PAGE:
Learn system design and architecture in context, via a behind-the-scenes tour of Oxbridge Notes, a profitable web app serving over 200,000 requests/month for 10 years (albeit with bleeding edge code). See how performance is improved with queues, DB indexes, memcached, full-text search, micro-services, and HTTP caching, how production errors are tracked and escalated when necessary, how classes are organized into a sensible architecture, how its containerized for continuous integration testing, how git is used to minimize conflicts and more. At the end, you'll know exactly how to do the same and be able to ace any system design interview.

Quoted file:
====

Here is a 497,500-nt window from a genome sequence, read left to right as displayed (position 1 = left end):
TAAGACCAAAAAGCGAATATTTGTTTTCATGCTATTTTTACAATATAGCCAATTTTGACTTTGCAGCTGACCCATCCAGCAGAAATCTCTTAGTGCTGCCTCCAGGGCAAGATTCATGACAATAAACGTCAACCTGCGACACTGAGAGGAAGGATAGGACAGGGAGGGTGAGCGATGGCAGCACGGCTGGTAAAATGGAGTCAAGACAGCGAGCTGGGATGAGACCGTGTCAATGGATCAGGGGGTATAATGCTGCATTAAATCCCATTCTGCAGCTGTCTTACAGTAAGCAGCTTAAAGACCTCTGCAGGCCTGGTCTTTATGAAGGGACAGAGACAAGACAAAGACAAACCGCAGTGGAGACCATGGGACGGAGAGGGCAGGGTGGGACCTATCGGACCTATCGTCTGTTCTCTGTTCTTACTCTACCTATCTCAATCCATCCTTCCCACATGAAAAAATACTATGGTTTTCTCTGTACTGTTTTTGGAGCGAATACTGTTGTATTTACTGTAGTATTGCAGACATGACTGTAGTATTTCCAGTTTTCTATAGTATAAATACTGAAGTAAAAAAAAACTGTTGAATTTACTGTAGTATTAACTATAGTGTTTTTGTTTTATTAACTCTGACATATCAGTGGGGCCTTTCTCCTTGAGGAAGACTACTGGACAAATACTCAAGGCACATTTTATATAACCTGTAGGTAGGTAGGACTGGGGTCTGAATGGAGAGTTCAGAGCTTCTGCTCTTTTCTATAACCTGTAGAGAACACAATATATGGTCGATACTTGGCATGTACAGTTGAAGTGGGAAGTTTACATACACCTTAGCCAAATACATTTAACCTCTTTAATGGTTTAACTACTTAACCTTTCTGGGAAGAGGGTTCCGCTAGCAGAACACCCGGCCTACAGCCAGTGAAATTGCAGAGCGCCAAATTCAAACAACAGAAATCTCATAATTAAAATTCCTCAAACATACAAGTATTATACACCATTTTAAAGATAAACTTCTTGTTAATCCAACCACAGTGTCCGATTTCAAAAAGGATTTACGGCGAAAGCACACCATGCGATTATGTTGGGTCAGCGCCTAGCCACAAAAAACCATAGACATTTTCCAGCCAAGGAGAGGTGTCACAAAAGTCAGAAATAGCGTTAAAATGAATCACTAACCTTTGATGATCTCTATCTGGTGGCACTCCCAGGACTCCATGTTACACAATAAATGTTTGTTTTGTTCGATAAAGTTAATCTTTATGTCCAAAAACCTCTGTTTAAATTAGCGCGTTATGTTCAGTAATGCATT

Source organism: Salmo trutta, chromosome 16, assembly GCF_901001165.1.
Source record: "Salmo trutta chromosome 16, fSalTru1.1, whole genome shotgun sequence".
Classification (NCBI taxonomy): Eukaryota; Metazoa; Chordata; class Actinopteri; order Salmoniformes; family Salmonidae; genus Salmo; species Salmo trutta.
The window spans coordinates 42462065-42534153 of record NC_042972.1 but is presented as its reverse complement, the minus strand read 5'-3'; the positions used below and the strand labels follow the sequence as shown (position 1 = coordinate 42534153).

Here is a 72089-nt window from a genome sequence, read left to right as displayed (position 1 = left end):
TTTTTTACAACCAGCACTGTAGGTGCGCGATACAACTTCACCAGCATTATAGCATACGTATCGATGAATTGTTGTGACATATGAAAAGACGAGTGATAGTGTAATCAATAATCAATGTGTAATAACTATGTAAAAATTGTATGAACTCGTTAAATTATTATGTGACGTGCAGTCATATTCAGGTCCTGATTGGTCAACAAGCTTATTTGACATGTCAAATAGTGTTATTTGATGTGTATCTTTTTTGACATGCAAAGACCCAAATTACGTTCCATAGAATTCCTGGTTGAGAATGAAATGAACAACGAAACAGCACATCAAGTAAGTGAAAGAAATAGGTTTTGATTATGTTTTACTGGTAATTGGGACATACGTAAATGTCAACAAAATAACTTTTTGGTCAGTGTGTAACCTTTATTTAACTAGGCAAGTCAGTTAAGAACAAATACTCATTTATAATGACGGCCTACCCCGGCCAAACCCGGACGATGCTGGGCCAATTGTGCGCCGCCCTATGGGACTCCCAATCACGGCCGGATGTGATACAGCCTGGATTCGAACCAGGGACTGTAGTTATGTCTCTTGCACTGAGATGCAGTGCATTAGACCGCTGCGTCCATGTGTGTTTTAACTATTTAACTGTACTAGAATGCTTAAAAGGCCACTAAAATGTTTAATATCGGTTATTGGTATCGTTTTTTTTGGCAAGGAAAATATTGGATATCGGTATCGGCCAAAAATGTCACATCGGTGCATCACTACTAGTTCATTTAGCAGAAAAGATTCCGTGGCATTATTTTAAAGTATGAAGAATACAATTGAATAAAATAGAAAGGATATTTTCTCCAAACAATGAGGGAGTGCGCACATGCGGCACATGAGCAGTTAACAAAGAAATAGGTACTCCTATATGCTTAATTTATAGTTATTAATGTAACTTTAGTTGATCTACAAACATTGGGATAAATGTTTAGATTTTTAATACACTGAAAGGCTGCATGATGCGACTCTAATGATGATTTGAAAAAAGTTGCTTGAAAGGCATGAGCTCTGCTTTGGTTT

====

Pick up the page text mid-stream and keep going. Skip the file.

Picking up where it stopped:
Data is more important than code, therefore the most important job you, as a programmer, have is to design a system that allows for a simple, constrained, and predictable set of data. In this episode, I'll discuss how null constraints can reduce the number of types your program has to deal with, thereby simplifying your code. Then I discuss how
check constraints can force data to take a limited (and more useful) range of values. Lastly I'll explain why it's better to carry all this out at the database level rather than at the Ruby/Python/Php/JS level.